Cryoablation, also called cryotherapy, cryosurgery or targeted cryoablation therapy, is a minimally invasive treatment that uses extreme cold to
freeze and destroy diseased tissue, including cancer cells. Although cryotherapy and cryoablation can be used interchangeably, the term "cryosurgery"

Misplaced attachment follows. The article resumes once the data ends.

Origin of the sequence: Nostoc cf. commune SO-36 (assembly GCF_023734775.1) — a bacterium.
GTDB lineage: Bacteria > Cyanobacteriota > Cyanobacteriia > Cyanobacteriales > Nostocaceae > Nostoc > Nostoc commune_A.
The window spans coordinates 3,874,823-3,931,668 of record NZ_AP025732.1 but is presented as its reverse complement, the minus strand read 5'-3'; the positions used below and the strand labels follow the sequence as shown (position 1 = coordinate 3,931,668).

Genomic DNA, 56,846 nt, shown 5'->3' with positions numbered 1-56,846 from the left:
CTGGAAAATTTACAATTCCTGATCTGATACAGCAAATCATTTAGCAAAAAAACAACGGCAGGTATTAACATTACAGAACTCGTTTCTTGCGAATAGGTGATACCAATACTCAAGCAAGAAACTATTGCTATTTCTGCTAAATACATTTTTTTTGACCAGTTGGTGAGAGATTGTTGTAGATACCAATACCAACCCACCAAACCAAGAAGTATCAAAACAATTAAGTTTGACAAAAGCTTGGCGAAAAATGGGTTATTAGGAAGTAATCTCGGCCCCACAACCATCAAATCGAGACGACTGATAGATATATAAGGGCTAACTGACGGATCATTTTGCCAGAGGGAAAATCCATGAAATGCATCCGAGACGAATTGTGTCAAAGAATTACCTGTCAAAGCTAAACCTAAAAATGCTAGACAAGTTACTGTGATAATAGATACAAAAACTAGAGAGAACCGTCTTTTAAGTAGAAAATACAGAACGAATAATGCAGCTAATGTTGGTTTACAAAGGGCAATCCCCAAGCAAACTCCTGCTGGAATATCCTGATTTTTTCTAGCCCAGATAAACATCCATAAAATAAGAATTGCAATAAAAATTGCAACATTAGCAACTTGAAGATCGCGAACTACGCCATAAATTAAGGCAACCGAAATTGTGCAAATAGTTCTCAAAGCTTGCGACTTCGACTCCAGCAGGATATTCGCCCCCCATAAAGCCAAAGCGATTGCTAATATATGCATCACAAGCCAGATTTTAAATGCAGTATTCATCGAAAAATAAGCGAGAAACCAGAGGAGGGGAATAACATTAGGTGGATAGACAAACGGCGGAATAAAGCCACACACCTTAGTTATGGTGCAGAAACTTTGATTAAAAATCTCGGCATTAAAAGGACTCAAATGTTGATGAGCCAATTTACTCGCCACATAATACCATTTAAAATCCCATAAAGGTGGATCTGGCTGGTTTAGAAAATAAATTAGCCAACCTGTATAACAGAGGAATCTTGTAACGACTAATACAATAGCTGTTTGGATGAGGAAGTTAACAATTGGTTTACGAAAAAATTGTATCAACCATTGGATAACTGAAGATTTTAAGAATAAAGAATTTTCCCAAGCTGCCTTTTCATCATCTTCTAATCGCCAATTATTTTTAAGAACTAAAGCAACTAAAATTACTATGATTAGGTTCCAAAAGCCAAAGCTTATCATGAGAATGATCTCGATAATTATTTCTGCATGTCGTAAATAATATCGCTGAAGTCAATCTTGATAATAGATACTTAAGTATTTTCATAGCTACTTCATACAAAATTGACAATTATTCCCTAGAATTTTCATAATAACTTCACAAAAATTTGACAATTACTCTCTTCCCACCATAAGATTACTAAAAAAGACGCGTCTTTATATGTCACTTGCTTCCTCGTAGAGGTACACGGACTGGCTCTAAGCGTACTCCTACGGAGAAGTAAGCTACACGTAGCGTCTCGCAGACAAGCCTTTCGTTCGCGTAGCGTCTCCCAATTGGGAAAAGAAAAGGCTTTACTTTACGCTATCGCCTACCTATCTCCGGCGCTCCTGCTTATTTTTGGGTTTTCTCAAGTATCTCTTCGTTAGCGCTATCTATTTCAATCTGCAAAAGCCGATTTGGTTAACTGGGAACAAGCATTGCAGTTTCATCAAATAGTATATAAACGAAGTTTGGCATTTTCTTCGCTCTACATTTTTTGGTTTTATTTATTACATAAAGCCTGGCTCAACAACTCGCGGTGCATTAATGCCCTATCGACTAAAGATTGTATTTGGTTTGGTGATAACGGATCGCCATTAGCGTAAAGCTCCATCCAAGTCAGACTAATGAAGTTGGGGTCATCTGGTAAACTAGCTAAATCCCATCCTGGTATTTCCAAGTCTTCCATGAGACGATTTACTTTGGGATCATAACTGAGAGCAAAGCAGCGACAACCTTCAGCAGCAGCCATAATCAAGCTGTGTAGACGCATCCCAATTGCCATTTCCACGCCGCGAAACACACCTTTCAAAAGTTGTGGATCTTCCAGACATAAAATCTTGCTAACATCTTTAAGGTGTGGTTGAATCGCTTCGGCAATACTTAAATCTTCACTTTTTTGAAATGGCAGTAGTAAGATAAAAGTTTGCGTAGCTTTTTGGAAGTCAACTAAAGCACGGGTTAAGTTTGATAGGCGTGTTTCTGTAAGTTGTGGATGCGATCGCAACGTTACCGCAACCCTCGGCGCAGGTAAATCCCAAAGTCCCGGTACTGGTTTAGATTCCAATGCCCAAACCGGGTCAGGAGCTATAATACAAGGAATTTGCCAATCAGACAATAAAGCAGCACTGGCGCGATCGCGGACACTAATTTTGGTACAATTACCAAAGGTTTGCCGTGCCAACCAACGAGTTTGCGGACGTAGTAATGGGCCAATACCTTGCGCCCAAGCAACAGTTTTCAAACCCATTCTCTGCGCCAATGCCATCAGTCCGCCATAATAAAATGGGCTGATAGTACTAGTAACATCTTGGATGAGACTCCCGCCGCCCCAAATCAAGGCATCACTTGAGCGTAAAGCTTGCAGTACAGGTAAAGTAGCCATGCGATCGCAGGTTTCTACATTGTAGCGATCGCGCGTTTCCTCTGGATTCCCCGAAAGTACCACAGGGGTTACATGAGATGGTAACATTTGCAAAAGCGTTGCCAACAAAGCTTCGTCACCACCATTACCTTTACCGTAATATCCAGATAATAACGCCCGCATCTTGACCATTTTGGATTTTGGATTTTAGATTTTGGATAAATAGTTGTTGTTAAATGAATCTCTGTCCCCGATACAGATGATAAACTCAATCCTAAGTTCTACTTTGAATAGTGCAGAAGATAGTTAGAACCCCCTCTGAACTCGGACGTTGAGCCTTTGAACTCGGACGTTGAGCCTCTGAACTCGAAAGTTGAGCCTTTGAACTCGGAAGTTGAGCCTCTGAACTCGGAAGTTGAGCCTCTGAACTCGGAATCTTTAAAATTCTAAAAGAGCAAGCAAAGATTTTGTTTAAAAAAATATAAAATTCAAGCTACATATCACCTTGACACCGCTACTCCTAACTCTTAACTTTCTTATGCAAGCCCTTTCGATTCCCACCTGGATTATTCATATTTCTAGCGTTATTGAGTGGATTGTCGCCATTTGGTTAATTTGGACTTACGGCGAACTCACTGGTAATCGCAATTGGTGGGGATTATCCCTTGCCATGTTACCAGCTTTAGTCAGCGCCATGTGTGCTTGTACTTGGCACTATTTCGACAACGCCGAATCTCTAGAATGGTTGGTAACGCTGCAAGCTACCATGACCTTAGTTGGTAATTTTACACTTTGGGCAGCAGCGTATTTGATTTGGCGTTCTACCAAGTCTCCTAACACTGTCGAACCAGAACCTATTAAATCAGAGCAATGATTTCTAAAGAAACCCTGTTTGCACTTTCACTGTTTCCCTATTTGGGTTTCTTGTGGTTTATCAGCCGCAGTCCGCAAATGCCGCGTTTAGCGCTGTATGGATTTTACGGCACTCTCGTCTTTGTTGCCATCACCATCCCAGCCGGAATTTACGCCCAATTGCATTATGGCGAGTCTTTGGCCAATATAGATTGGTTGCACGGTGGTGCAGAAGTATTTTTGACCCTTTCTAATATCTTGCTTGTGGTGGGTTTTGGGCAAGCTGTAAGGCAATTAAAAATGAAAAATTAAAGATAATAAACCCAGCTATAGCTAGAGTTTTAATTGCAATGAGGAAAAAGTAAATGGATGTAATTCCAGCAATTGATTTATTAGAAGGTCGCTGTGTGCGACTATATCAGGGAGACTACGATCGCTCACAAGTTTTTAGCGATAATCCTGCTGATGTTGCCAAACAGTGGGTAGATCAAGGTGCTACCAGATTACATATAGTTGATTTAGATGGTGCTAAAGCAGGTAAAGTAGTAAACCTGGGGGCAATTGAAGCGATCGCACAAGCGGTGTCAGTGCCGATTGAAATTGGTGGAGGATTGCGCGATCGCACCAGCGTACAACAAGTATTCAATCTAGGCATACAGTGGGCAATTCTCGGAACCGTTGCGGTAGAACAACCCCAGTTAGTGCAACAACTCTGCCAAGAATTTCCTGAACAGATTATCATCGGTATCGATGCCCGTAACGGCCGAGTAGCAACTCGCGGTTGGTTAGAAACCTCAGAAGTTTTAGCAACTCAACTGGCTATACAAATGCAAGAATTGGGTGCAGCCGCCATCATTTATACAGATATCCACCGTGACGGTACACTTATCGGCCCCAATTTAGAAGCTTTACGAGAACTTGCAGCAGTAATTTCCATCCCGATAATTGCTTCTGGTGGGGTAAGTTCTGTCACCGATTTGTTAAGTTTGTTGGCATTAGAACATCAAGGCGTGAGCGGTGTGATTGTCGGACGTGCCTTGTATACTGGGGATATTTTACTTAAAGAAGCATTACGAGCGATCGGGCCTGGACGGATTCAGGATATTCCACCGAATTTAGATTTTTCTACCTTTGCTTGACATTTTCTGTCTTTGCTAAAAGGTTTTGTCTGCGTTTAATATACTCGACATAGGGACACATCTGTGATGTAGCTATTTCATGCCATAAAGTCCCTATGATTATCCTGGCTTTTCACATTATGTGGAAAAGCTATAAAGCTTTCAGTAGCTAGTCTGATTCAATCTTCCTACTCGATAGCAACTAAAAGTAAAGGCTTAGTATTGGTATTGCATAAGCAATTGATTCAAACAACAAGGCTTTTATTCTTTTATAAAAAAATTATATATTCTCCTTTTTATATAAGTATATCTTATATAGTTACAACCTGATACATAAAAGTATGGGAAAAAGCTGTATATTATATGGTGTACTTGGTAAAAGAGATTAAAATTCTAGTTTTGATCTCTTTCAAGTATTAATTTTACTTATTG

is reserved best for cryotherapy performed using an open, surgical approach. During cryoablation, liquid nitrogen or argon gas is applied to cancerous
cells. Physicians use image-guidance techniques such as ultrasound, computed tomography (CT) or magnetic resonance imaging (MRI) to help guide these
freezing substances to treatment sites located inside the body. Cryoablation is commonly used to treat cancers of the prostate, liver, kidneys and cervix.